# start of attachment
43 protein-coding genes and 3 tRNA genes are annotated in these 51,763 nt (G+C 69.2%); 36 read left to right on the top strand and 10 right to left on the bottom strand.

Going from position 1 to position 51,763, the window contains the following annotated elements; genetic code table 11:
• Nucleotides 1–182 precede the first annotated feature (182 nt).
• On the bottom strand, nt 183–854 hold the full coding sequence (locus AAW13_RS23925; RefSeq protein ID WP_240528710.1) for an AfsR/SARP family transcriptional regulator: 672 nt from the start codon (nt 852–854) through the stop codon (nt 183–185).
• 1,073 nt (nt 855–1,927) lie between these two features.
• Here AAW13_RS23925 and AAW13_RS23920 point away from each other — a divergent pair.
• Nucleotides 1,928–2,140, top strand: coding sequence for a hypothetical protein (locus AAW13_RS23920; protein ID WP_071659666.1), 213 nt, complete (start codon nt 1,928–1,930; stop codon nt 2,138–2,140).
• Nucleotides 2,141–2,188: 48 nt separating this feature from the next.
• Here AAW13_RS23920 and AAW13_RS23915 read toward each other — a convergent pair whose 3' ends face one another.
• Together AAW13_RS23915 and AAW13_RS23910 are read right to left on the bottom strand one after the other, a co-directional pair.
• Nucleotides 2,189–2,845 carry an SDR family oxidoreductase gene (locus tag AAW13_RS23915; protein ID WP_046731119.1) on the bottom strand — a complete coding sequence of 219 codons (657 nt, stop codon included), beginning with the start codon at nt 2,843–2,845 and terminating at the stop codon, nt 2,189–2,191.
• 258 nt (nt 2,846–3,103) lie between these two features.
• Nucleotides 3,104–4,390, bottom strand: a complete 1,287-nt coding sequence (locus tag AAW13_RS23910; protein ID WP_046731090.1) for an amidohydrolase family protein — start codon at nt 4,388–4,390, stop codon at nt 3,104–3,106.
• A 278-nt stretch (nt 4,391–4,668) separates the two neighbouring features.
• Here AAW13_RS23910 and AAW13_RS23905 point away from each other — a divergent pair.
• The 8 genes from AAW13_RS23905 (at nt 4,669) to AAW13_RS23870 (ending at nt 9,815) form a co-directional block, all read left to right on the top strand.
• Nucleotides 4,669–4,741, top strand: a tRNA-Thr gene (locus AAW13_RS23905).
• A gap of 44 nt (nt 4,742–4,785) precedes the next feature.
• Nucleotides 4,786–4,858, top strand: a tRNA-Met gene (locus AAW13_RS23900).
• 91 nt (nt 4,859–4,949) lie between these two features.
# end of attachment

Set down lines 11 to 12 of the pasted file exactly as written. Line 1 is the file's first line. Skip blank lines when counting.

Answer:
• Nucleotides 2,189–2,845 carry an SDR family oxidoreductase gene (locus tag AAW13_RS23915; protein ID WP_046731119.1) on the bottom strand — a complete coding sequence of 219 codons (657 nt, stop codon included), beginning with the start codon at nt 2,843–2,845 and terminating at the stop codon, nt 2,189–2,191.
• 258 nt (nt 2,846–3,103) lie between these two features.